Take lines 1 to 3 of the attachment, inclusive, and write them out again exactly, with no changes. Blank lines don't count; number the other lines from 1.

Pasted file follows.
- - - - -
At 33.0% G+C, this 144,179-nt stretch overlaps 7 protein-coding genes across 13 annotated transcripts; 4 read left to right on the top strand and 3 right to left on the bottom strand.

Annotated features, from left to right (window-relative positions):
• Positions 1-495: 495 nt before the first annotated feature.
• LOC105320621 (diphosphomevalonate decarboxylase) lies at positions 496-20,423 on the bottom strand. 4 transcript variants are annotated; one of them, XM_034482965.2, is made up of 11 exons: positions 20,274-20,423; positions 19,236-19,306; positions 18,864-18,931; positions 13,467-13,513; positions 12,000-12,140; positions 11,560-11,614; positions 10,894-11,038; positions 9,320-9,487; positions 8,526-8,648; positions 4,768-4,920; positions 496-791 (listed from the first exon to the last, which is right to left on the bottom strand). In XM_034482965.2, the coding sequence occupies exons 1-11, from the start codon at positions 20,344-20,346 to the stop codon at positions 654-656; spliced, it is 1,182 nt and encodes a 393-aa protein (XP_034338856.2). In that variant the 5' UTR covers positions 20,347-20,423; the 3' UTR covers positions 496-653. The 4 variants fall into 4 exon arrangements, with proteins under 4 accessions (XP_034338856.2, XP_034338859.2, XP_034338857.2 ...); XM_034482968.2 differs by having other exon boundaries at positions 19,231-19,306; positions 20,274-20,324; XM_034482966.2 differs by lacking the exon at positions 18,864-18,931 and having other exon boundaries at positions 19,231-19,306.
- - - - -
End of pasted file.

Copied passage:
At 33.0% G+C, this 144,179-nt stretch overlaps 7 protein-coding genes across 13 annotated transcripts; 4 read left to right on the top strand and 3 right to left on the bottom strand.

Annotated features, from left to right (window-relative positions):
• Positions 1-495: 495 nt before the first annotated feature.